Burson Research Identifies "Youth-fluentials"
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Holmes Report

Burson Research Identifies "Youth-fluentials"

Having identified online opinion leaders (e-fluentials) and opinion leaders among mothers (mon-fluentials), Burson-Marsteller has turned its attention to the nation’s youth, identified a segment of young people aged 10 to 18.

Paul Holmes

Having identified online opinion leaders (e-fluentials) and opinion leaders among mothers (mon-fluentials), Burson-Marsteller has turned its attention to the nation’s youth, identified a segment of young people aged 10 to 18—Youth-fluentials, in the agency’s terminology—who have significant influence on the products and brands their families and friends purchase.

Nearly 100 percent of the 10 to 18 year-old Youth-fluentials believe they influence their friends’ decisions about clothes and music, and more than 80 percent also hold sway over their parents’ decisions regarding key product areas as far ranging as electronics and food, according to research by Burson and its sister company, Penn Schoen & Berland.

At the same time, the group is also highly malleable. Eighty-nine percent of Youth-fluentials say their friends influence their day-to-day decisions as compared to only 61 percent of youth overall. Eighty-six percent of Youth-fluentials say that their parents influence their day-to-day life decisions.

“While Youth-fluentials hold a vast amount of influence over the spending decisions that their peers and family make, the research shows that they are also an extremely impressionable group,” says Ame Wadler, chief strategic officer of Burson-Marsteller. “They are striving for independence and impact over others but also are highly impacted by parents, educators and their own peers.”

In addition to the substantial role they play in others’ purchasing decisions, Youth-fluentials themselves have significant purchasing power. Some 75 percent of Youth-fluentials spend their own money on magazines, DVDs, clothes and shoes as well as pricier items such as cell phones, electronics and concert tickets.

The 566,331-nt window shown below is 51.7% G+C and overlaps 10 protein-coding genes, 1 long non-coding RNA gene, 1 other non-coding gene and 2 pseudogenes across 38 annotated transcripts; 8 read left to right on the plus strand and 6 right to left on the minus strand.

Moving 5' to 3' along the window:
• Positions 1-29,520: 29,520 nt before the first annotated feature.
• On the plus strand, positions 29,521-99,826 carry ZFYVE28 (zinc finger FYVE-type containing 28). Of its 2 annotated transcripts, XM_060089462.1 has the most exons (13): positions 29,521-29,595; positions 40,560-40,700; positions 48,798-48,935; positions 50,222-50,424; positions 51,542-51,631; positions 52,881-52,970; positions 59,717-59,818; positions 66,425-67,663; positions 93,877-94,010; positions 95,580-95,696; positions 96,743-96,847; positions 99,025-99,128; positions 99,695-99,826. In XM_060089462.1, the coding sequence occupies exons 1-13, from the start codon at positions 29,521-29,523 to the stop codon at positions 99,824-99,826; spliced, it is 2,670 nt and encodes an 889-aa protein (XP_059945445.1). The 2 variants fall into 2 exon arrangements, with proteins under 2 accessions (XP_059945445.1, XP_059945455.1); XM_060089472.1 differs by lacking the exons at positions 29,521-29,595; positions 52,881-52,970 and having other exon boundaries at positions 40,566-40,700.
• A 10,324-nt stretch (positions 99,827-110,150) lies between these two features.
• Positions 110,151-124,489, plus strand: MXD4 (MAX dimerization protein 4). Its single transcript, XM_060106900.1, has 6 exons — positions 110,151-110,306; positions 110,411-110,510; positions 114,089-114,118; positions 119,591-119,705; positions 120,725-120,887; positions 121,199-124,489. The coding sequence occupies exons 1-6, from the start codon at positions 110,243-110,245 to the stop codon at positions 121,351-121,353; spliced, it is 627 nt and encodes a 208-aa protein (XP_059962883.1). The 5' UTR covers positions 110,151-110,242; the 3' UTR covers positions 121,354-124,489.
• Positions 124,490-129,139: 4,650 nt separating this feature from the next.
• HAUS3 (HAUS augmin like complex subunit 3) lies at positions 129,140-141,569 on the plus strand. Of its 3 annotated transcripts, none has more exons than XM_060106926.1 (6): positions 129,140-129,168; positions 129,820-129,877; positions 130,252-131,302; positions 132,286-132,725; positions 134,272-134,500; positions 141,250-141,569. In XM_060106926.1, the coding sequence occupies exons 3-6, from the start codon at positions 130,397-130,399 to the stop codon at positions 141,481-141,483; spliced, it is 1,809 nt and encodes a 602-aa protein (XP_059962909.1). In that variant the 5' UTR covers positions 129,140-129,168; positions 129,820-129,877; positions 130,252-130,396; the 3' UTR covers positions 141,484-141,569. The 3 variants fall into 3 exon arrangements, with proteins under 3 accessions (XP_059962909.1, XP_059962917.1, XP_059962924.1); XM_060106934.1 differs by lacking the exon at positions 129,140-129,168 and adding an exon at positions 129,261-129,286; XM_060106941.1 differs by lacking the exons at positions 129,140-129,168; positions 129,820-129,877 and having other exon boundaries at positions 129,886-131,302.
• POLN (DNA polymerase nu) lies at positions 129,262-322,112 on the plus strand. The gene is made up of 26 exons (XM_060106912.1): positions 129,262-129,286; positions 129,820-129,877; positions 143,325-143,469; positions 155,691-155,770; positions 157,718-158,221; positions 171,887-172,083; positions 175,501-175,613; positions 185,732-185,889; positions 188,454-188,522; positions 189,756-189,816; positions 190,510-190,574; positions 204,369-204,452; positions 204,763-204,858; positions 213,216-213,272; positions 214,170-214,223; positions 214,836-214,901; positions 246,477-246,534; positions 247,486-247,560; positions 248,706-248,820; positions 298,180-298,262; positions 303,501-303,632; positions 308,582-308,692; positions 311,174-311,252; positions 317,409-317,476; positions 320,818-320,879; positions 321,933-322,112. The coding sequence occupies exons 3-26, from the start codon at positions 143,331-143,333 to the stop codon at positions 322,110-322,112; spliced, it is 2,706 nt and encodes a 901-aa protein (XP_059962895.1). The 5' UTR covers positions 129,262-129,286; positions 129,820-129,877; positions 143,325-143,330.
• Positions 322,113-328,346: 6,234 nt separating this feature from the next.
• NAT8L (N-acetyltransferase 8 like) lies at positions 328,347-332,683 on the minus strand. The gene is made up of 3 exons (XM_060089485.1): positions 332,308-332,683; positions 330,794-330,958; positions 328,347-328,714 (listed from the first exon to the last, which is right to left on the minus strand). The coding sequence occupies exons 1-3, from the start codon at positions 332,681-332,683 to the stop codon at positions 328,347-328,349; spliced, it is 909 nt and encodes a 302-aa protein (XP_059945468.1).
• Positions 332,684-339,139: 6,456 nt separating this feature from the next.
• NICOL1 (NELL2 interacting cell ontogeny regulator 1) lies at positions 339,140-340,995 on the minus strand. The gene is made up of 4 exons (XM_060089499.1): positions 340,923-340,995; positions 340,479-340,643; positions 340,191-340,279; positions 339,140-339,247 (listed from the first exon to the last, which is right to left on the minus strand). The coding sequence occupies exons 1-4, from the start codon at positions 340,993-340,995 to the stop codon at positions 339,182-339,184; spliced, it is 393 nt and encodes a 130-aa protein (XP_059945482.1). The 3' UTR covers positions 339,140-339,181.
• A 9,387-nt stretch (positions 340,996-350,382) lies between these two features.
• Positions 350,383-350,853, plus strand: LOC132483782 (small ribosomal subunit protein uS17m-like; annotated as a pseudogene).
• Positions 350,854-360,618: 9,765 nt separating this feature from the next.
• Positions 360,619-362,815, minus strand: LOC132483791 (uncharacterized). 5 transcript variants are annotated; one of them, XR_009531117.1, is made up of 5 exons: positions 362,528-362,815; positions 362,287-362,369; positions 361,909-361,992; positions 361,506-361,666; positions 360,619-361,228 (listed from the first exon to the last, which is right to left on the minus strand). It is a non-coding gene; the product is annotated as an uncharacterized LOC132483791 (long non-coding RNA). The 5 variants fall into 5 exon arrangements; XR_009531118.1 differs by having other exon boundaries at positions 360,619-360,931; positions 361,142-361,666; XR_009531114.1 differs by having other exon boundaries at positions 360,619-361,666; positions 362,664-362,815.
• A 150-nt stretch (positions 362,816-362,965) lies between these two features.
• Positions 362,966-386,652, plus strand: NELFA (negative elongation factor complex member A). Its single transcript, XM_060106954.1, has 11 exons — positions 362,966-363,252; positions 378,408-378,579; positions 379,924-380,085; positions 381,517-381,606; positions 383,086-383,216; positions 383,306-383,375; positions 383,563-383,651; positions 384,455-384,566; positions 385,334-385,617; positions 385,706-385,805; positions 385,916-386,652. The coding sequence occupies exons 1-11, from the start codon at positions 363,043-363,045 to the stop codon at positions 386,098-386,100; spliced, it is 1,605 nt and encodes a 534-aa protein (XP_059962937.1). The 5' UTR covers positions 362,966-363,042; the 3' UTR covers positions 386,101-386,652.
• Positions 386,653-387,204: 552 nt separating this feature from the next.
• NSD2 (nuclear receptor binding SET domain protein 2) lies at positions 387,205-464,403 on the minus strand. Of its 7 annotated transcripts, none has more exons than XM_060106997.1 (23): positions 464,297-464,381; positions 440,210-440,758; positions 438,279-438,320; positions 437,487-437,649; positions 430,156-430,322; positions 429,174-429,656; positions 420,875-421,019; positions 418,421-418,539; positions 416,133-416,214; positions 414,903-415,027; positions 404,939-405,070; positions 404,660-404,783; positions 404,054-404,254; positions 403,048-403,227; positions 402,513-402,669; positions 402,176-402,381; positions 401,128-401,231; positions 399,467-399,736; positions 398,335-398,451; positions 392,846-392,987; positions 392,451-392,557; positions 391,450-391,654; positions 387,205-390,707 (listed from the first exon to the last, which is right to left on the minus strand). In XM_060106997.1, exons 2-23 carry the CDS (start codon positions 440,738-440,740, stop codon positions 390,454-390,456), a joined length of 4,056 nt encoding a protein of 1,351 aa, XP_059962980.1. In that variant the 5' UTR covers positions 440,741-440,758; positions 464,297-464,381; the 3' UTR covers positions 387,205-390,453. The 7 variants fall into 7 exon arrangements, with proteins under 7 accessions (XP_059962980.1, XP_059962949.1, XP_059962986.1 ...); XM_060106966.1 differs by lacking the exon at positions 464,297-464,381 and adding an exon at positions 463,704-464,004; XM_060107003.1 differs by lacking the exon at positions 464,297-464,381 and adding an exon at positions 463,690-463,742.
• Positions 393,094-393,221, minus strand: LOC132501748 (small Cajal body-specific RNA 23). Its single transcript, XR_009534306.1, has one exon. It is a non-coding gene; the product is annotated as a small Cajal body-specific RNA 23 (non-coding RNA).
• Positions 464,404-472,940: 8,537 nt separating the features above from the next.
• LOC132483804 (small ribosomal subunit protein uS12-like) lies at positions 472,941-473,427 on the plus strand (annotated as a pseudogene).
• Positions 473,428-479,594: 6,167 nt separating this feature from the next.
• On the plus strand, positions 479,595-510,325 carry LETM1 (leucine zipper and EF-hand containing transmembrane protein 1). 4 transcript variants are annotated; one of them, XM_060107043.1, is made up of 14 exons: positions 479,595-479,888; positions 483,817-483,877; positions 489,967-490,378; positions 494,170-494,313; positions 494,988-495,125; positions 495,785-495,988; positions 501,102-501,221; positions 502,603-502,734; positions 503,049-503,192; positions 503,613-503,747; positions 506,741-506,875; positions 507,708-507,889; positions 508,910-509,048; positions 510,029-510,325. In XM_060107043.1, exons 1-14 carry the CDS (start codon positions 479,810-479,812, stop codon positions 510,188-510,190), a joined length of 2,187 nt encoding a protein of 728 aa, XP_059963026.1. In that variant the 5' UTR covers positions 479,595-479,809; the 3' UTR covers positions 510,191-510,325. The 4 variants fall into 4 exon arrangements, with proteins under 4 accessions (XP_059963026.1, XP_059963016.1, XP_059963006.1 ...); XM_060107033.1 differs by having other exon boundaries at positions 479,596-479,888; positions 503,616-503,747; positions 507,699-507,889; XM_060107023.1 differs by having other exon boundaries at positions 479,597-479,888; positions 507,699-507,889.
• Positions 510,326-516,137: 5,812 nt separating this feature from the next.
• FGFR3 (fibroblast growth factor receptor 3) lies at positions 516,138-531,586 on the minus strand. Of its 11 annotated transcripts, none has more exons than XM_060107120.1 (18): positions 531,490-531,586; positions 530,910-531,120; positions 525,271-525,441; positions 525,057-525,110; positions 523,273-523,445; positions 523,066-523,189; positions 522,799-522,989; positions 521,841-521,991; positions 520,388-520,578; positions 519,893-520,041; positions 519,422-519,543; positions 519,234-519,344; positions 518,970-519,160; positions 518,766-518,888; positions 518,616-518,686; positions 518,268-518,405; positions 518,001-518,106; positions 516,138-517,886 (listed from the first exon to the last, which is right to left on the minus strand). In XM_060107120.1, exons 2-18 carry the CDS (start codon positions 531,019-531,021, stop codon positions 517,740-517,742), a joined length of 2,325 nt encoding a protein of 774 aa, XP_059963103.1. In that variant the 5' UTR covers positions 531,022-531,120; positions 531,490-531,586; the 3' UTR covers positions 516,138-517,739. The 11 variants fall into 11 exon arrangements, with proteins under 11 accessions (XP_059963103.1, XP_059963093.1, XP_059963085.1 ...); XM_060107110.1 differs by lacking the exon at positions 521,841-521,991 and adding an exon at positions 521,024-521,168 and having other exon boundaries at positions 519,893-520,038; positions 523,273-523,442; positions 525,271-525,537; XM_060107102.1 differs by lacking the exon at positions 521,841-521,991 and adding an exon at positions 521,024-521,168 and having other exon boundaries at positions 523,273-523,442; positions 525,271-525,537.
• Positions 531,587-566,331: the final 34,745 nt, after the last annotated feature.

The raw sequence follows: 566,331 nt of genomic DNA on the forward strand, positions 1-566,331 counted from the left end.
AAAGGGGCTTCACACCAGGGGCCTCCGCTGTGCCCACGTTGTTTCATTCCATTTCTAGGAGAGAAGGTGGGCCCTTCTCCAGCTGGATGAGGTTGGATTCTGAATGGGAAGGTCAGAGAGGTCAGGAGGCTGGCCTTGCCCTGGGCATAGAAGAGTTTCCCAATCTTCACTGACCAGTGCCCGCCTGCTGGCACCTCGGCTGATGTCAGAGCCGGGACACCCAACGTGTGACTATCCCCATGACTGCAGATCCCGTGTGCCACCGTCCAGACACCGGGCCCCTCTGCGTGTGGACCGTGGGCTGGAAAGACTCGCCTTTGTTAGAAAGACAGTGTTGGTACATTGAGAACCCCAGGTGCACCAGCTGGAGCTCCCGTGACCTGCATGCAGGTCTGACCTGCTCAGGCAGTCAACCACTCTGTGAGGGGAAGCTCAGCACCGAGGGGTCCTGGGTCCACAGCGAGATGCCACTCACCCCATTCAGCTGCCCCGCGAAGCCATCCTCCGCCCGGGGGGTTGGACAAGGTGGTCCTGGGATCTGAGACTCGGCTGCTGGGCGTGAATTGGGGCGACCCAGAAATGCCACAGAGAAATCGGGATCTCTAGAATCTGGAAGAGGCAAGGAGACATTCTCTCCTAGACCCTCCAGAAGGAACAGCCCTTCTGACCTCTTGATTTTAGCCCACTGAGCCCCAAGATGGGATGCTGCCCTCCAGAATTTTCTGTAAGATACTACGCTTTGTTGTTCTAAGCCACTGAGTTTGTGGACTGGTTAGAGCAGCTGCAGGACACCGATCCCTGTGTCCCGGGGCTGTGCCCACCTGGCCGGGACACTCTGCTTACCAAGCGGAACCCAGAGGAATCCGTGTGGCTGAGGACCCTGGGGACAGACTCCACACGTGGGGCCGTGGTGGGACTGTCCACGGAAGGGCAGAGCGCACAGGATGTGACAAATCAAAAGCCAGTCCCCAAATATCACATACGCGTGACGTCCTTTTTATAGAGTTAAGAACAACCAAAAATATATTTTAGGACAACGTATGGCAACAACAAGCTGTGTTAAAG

Affordability is a critical factor in their purchase decisions, the most important factor for 100 percent of those shopping for clothing or electronics. Youth-fluentials also cite affordability as critical when shopping for lower cost items such as beverages (97 percent) and fast food (90 percent). And 89 percent of youth-fluentials are more likely to pay attention to a brand or product if sent a coupon.

While much attention is paid to the amount of time young people spend online, the research shows that the influencing is more likely to be done offline. Seventy-three percent of Youth-fluentials spend time hanging out with their friends while only 58 percent spend time interacting on sites such as MySpace and Facebook.

The total sample of youths is even more indicative of this; 81 percent of all kids are spending time with friends while only 39 percent spend time on MySpace or Facebook websites. Magazines (76 percent), TV (71 percent) and radio (70 percent) remain the primary source for information and entertainment for this age group. Importantly, this audience will engage with all these media in a single day and often simultaneously.

Youth-fluentials are much more likely to respond positively to a brand when that brand is showcased through community events (82 percent). Such events are more motivating than magazine (79 percent), television (77 percent), newspaper (71 percent) or online advertising (65 percent).

“By focusing on the basics that matter to kids—affordability, exclusivity and parental endorsement—an organization can shape a compelling message for these Youth-fluentials,” says Tony Telloni, acting chair of Burson-Marsteller’s brand marketing practice. “The key is to shape the right message and engage youth at events, in traditional media, and online, and then let them take the message and run with it.”

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